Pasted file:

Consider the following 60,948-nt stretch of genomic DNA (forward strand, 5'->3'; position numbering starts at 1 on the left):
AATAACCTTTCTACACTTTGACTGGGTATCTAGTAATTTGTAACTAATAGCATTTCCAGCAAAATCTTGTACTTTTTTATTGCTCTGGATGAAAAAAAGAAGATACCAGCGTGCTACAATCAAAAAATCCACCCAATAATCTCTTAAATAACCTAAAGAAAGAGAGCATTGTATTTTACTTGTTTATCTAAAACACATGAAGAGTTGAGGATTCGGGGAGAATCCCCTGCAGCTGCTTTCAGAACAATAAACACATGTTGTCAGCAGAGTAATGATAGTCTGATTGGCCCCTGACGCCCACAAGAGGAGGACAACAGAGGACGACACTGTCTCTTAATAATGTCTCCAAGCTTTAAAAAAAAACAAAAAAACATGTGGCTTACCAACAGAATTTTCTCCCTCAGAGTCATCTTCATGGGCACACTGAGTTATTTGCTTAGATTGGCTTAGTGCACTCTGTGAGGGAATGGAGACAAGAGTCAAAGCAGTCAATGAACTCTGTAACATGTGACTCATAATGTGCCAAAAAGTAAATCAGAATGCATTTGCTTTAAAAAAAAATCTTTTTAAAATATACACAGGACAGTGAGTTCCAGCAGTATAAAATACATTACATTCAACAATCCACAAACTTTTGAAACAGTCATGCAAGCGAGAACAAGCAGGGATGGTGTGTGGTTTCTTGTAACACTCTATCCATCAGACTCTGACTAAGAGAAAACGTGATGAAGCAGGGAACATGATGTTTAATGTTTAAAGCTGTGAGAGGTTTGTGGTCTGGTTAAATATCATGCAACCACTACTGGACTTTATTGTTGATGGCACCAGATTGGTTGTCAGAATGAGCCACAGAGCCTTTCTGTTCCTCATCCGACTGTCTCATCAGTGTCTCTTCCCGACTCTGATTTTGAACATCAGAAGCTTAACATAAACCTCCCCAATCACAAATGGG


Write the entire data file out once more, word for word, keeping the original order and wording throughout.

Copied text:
Consider the following 60,948-nt stretch of genomic DNA (forward strand, 5'->3'; position numbering starts at 1 on the left):
AATAACCTTTCTACACTTTGACTGGGTATCTAGTAATTTGTAACTAATAGCATTTCCAGCAAAATCTTGTACTTTTTTATTGCTCTGGATGAAAAAAAGAAGATACCAGCGTGCTACAATCAAAAAATCCACCCAATAATCTCTTAAATAACCTAAAGAAAGAGAGCATTGTATTTTACTTGTTTATCTAAAACACATGAAGAGTTGAGGATTCGGGGAGAATCCCCTGCAGCTGCTTTCAGAACAATAAACACATGTTGTCAGCAGAGTAATGATAGTCTGATTGGCCCCTGACGCCCACAAGAGGAGGACAACAGAGGACGACACTGTCTCTTAATAATGTCTCCAAGCTTTAAAAAAAAACAAAAAAACATGTGGCTTACCAACAGAATTTTCTCCCTCAGAGTCATCTTCATGGGCACACTGAGTTATTTGCTTAGATTGGCTTAGTGCACTCTGTGAGGGAATGGAGACAAGAGTCAAAGCAGTCAATGAACTCTGTAACATGTGACTCATAATGTGCCAAAAAGTAAATCAGAATGCATTTGCTTTAAAAAAAAATCTTTTTAAAATATACACAGGACAGTGAGTTCCAGCAGTATAAAATACATTACATTCAACAATCCACAAACTTTTGAAACAGTCATGCAAGCGAGAACAAGCAGGGATGGTGTGTGGTTTCTTGTAACACTCTATCCATCAGACTCTGACTAAGAGAAAACGTGATGAAGCAGGGAACATGATGTTTAATGTTTAAAGCTGTGAGAGGTTTGTGGTCTGGTTAAATATCATGCAACCACTACTGGACTTTATTGTTGATGGCACCAGATTGGTTGTCAGAATGAGCCACAGAGCCTTTCTGTTCCTCATCCGACTGTCTCATCAGTGTCTCTTCCCGACTCTGATTTTGAACATCAGAAGCTTAACATAAACCTCCCCAATCACAAATGGG